At the beginning of double overtime for the Legislature tied in knots over its budget options, Gov. Jay Inslee tried Tuesday to help things along by suggesting some taxes that lawmakers should just scratch off their lists.
Senate Republicans should give up their plan for a shift in property taxes that would result in an overall increase in taxes for some residents and an overall decrease for others, he said. House Democrats should abandon a capital gains tax on people who have more than $25,000 in investment income.
Inslee himself seemed unwilling to give up his hope for a carbon tax, something he has advocated for several years without getting much traction in either chamber. But if hope springs eternal anywhere, it is in a politician’s breast.
The real problem with raising existing taxes or instituting new ones, however, is that all are unpopular with someone. Taxes and their various loopholes are really government’s way of encouraging good behavior, discouraging bad behavior, or both. So we tax gasoline for money to build roads, but also to make it a little more pricey to drive around, thus cutting the amount of gas guzzled and noxious fumes emitted. We put taxes on cigarettes, booze and pot to discourage use, realizing if people want those things they’ll pay and if they don’t they won’t feel bad if others pay.
The challenge is finding some that are popular with many, and hated by few.
If Spin Control were allowed behind the closed doors of the next budget negotiations, we’d suggest a few ways to raise money that might go over well with the public.
A special tax on PowerPoint presentations, in recognition of the fact that hardly anyone likes to sit there while someone projects a slide onto a screen with six bullet points, then proceeds to recite the bullet points that everyone can read. The state could computer manufacturers on a program that records and reports whenever a PowerPoint presentation is used, so it could levy the tax based on the presentation’s length. Failure to pay promptly would double the assessment and put the scofflaw in a room for a day to watch random presentations others have put together.
A language abuse assessment for public officials with an escalating structure for mangling of words and syntax. A small fine the first time one uses “literally” to describe something that is only figurative, or an event or idea as “very unique” or advocating some action irregardless of consequences. Then more if it continues. This admittedly might be hard to get through the Legislature, where some of the most common violators are.
An acronym tax on any public document, speech or commercial that tosses around acronyms, abbreviations or intialisms that go beyond a list that everyone knows, like FBI, CIA and WTF. This would treble for any drug company that makes up an acronym for some new pharmaceutical they are peddling for a condition they’ve created.
A special Business and Occupation tax rate for consultants on campaigns that raise and spend more than $50,000. Anything under that could arguably be called grass-roots, although there should be a language fine for misuse of that word. Above that level, they’re likely to be spending like computer nerds at a strip club, so the public that has to endure their actions should be compensated. The tax rate would double out-of-state consultants in an effort to boost local employment. The state should also get 10 percent of any contribution not from Washington, to discourage outsiders from trying to influence our elections.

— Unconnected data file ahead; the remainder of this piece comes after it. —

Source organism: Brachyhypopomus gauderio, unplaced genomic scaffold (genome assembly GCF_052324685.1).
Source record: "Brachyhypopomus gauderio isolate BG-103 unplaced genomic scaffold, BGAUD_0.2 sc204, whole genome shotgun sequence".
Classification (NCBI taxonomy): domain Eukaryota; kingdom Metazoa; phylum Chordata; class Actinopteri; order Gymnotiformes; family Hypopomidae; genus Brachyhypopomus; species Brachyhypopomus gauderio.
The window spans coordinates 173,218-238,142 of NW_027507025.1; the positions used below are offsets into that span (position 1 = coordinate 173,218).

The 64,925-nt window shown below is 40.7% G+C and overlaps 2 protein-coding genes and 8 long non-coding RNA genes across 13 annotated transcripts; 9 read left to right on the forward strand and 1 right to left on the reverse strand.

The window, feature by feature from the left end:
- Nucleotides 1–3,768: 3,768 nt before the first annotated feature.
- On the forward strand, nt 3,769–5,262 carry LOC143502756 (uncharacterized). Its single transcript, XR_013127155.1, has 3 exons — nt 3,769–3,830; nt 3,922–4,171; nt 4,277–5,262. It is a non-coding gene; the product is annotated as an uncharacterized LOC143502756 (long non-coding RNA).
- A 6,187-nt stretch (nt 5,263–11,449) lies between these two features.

Colleague Jerry Cornfield pointed out there actually was a proposal last year for a B&O tax change that would effect campaign donations, with the money going to help pay for civics education. It didn’t get anywhere; if lawmakers would think bigger, and use the money for public schools in general, that could change.
A visiting athlete’s assessment for professional sports teams coming into Washington. This, too has been proposed in various forms but never received traction, in part because the ideas were a bit complicated. Let’s simplify: Any visiting professional team must pay a fee of $1,000 for each of its top five players, based on salary, if they take the field for a game in Washington state. That means baseball teams could decide not to use their top hitters, ace starter or best closer against the Mariners if they thought it wasn’t financially necessary. But with bases loaded in the 12th, they might decide it’s worth the money to bring in a slugger to pinch hit. The player would be exempt if he or she lives in Washington in the off-season and pays property taxes on a home worth at least $1 million.
A porn tax, at three times the going sales tax rate, on hard-core publications, videos and assorted adult devices. Something similar was proposed about 10 years ago but caught flak from free speech groups. Some folks might also balk, saying most porn has shifted to the Internet, but if the state can go after online shopping outlets for sales tax, it should be able to train its tax collectors on porn sites. Plus, who’s going to argue against this tax and risk being exposed as someone who would have to pay it.
With these on the books, we would have enough money to upgrade public schools to the state Supreme Court’s satisfaction, cover everyone’s pet programs and let the Legislature go home for good, long before anyone had to worry about a partial state government shutdown.